Washington - A sharp fiscal contraction next year could derail
the US economic recovery, the Organisation for Economic Cooperation and
Development warned on Tuesday as it urged the government to move only gradually
to tighten its budget.
A wave of US spending cuts and tax hikes - dubbed the
“fiscal cliff” - are set to take effect in January unless politicians agree on
ways to delay at least some of them.
Bush-era tax cuts and jobless benefits for the long-term
unemployed are both set to expire. In addition, $1.2 trillion in
across-the-board reductions in spending on federal programs would kick in as a
result of Congress’ failure last year to find a comprehensive deal to cut the
In its latest economic outlook, the OECD said these actions
would mark an ill-timed U-turn in fiscal policy given the still-fragile health
of world’s largest economy.
“The programmed expiration of tax cuts and emergency
unemployment benefits, together with automatic federal spending cuts, would
result in a sharp fiscal retrenchment in 2013 that might derail the recovery,”
the OECD said.
It did not specify what the impact on US gross domestic
product would be if all the tax cuts lapsed and all the planned spending cuts
went into force at the same time.
Wall Street economists forecast that fiscal policy could
tighten by about $600bn next year, or about 4% of GDP, if lawmakers fail to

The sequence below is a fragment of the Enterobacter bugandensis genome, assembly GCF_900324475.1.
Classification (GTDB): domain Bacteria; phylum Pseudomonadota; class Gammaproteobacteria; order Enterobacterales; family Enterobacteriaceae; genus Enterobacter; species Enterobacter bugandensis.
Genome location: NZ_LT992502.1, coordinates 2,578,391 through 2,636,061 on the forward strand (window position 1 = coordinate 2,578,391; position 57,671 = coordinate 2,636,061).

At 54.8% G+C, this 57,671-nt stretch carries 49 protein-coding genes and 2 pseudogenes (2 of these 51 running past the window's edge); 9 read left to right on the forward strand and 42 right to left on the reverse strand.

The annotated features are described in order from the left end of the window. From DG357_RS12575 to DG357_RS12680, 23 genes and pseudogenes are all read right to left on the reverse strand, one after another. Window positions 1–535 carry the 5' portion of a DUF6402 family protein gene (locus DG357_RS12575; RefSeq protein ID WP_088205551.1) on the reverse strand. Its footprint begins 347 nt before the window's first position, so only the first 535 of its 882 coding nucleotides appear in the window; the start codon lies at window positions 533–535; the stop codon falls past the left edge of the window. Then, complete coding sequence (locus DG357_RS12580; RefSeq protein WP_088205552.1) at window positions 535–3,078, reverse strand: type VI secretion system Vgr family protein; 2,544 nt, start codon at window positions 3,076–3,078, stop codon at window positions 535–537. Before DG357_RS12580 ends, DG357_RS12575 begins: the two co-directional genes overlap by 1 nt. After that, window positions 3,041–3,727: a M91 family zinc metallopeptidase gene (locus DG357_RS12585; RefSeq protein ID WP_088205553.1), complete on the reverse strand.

reach an agreement. Goldman Sachs estimates the “fiscal cliff” could shave
nearly 4 percentage points from GDP in the first half of 2013.
Most economists, however, expect lawmakers to find a way to
soften the blow.
In its forecasts, the OECD said the US economy should grow
2.4% this year and 2.6% in 2013. Those projections assume the budget deficit is
cut by 1% and 1-1/2% of GDP, respectively, this year and next.
The United States has run budget deficits topping $1
trillion for three straight years, and it is on course to do so for a fourth.
Drag on growth
“This smoother and more gradual pace of consolidation would
greatly reduce the risks of derailing the recovery, at little cost to
longer-term fiscal sustainability,” the OECD said.
The OECD said authorities could lower the budget deficit by
restricting items such as mortgage interest deductions for tax purposes and
credits for health insurance. Such moves would also help to reduce market
distortions and narrow income inequality, the OECD said.
Given its moderate growth outlook, the OECD said it expected
monetary policy to remain accommodative through 2013. The Federal Reserve,
which cut overnight interest rates to near zero in late 2008, has said it
expects to keep them “exceptionally low” through at least late 2014.
For this year, the OECD forecast the unemployment rate
averaging 8.1% - the level hit in April. It expects the rate to drop to 7.6% in
2013. The OECD warned that persistently high long-term unemployment raised the risk
that joblessness could become more intractable.
“On the other hand, the recent momentum in hiring activity
may presage a faster recovery of the labour market than projected, which in
turn would foster a quicker normalisation in economic activity,” it said.
About 41.3% of the 12.5 million Americans unemployed in
April had been out of work for more than six months.
Most Fed policy makers, including Chairperson Ben Bernanke,
believe unemployment is mainly due to insufficient demand and can be addressed
through monetary policy.